The challenge of the IMM was in connecting the values of IMM foreign exchange contracts to the interbank market, which is the prominent means of currency trading in the 1970s. The other aspect was how to allow the IMM to become the best and a free-floating exchange.
To contain these aspects, clearing member-firms were allowed to act as the arbitrageurs between central banks and the IMM to allow orderly markets between the bid and ask spreads.
Later on, the Continental Bank of Chicago was incorporated as a delivery agent for contracts. These initial successes led to fierce competition for new futures products.
The Chicago Board Options Exchange was a competitor. It had received the right to trade US 30-year bond futures while the IMM obtained the official right to trade Eurodollar contracts. The Eurodollars were a 90-day interest rate contract settled in cash and not in any physical delivery.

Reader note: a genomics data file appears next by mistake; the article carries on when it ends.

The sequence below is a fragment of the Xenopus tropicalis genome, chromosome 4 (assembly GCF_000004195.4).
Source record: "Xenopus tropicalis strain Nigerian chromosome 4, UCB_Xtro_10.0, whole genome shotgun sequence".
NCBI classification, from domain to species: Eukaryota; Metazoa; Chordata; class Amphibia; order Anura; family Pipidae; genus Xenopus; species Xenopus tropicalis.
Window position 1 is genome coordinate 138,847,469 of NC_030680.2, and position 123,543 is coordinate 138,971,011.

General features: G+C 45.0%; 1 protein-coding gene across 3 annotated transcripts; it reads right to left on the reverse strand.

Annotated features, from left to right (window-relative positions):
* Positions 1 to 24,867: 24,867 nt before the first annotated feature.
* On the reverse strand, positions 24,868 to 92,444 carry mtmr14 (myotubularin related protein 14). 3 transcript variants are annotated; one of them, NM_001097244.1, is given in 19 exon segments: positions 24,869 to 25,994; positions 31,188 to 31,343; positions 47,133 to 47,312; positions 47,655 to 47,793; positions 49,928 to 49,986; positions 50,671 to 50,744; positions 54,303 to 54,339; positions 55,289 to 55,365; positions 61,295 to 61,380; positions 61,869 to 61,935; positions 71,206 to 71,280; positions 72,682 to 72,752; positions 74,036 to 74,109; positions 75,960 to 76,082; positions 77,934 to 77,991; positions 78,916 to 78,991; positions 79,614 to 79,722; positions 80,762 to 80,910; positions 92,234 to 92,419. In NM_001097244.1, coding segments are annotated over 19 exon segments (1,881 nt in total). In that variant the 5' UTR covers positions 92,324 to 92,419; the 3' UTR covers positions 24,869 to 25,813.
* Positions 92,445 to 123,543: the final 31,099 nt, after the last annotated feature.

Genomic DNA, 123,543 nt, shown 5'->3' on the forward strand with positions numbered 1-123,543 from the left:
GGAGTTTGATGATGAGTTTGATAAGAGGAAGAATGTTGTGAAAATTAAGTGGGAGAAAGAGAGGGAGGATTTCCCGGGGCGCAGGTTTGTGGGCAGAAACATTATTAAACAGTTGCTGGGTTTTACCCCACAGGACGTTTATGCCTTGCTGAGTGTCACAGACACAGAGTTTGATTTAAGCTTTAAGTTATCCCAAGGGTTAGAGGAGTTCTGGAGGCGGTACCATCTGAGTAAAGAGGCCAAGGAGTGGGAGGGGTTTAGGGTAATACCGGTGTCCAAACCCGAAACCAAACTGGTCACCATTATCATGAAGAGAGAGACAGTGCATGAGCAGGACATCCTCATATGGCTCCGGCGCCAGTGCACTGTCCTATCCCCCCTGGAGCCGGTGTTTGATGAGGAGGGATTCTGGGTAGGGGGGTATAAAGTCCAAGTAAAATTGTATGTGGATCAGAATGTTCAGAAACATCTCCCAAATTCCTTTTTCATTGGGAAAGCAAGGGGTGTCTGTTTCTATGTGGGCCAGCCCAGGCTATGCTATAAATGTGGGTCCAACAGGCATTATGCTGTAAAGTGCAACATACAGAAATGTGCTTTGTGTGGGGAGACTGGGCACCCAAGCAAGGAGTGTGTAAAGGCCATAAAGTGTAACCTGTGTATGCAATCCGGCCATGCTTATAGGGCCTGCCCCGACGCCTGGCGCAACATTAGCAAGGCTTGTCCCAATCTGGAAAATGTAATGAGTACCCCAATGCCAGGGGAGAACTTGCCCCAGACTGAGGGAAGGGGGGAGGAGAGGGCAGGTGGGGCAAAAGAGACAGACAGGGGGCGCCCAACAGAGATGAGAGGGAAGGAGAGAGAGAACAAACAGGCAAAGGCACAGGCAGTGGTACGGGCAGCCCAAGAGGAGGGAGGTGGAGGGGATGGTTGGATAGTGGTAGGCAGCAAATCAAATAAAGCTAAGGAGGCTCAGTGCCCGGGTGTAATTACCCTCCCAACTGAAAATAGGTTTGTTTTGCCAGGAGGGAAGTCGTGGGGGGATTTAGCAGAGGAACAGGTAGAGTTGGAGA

Eurodollars later became the “Eurocurrency Market,” which were mainly used by the Organization for Petroleum Exporting Countries (OPEC). OPEC required payment for oil in US dollars.
This cash settlement aspect later introduced index futures known as IMM Index. Cash settlements also allowed the IMM to later known as a “cash market” because the trades were interest rate sensitive instruments of short-term.